In our preliminary ab initio studies of complexes formed between methylene and water, methanol, or dimethylether, we have also found evidence for some interesting hydrogen-bonded species. Two different hydrogen-bonded complexes formed between methylene and water are shown in Figure 3, optimized at the MP2/6-31G* level. These configurations represent local minima on the potential energy surface. In the first conformation, one of the hydrogens on water is involved in a hydrogen bond to the carbene. In the second conformation, one of the hydrogens on methylene is involved in a hydrogen bond to water. Similar structures have also been found for hydrogen-bonded complexes between methanol and methylene at the RHF/3-21G level (Figure 4) and between dimethylether and methylene at the RHF/3-21G level (Figure 5). Not all the hydrogen-bonded structures have been located yet at the higher levels of theory. For the interaction between dimethylether and methylene, there is only one possible hydrogen-bonded complex due to lack of a hydrogen attached to the oxygen atom.
Figure 3. Optimized geometries at the MP2/6-31G* level for (a) Conformation 1, and (b) Conformation 2 of the hydrogen-bonded complexes formed between H2O and CH2. The hydrogen bond distance is 2.16 Å in Conformation 1, and 2.50 Å in Conformation 2.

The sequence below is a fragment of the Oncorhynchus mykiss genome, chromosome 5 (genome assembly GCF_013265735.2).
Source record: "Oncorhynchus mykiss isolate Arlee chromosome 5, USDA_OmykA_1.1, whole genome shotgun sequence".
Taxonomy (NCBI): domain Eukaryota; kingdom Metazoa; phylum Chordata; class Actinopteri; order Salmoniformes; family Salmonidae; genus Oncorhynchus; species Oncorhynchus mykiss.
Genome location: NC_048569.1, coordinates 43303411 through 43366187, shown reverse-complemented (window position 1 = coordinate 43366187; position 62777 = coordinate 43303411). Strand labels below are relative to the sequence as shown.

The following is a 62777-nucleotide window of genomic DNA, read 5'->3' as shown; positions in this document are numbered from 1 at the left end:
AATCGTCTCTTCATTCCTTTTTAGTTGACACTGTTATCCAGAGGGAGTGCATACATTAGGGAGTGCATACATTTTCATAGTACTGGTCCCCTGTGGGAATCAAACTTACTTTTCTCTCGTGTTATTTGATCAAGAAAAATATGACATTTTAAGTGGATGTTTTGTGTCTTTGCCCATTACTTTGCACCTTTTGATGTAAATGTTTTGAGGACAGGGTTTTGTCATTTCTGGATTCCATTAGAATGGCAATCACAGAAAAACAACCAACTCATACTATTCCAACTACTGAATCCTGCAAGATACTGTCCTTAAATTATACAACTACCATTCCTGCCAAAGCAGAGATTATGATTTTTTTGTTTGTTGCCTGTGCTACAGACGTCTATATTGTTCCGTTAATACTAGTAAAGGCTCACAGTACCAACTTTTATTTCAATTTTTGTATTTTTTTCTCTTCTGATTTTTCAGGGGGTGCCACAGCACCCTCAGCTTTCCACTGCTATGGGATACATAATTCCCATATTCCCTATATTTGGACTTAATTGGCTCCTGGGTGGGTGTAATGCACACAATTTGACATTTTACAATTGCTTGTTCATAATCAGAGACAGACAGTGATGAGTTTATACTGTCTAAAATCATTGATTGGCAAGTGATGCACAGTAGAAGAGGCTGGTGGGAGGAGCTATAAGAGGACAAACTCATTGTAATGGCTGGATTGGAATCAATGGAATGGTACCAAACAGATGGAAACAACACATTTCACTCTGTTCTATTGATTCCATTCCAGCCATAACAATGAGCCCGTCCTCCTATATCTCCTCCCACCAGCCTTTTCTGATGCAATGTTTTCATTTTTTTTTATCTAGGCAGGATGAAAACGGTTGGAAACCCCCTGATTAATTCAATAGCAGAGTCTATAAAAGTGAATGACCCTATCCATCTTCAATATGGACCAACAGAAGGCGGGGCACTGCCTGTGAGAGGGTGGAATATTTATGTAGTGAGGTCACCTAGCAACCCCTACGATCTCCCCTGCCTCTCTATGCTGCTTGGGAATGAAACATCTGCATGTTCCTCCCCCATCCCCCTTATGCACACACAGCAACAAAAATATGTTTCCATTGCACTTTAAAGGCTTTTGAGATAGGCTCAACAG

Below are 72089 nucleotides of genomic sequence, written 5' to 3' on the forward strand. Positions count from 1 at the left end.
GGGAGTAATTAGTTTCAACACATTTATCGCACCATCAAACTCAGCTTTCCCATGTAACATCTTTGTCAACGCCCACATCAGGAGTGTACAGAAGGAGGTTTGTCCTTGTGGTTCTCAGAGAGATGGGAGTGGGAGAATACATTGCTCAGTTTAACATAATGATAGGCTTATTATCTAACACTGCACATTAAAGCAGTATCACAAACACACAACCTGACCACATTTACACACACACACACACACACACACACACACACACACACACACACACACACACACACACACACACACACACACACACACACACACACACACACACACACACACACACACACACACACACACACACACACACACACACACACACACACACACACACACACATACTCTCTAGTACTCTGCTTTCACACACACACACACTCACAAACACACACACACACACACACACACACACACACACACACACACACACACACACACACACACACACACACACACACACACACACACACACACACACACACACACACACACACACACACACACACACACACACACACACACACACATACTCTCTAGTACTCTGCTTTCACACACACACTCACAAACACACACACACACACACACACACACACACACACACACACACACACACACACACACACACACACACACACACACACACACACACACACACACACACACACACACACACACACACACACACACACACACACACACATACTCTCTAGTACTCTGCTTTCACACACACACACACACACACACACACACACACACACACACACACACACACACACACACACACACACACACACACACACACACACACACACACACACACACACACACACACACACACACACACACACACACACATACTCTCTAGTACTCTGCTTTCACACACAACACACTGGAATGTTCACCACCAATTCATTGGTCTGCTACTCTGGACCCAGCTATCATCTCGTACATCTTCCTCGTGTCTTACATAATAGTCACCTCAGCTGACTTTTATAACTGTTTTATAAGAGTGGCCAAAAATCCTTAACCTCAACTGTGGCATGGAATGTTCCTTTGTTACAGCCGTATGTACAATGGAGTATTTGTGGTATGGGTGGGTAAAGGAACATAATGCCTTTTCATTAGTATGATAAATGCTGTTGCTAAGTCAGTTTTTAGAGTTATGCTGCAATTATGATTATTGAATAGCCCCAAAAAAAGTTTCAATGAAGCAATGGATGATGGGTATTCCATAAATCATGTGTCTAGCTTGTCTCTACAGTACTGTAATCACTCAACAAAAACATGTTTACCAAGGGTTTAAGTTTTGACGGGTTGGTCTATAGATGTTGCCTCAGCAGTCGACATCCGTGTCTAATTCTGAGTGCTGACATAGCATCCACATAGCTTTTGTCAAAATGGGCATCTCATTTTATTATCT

Figure 4. Optimized geometries at the HF/3-21G level for (a) Conformation 1, and (b) Conformation 2 of the hydrogen-bonded complexes formed between CH3OH and CH2. The hydrogen bond distance is 2.17 Å in Conformation 1, and 2.26 Å in Conformation 2.
Figure 5. Optimized geometries at the RHF/3-21G level for the hydrogen-bonded complex formed between CH3OCH3 and CH2. The hydrogen bond distance is 2.22 Å.
Binding energies for the hydrogen-bonded systems are presented in Table 3. Depending on the basis set and level of theory, the binding energies for these complexes range from 2 - 8 kcal/mol. These hydrogen-bonded complexes have binding energies that are much weaker than the ylide-like complexes discussed above.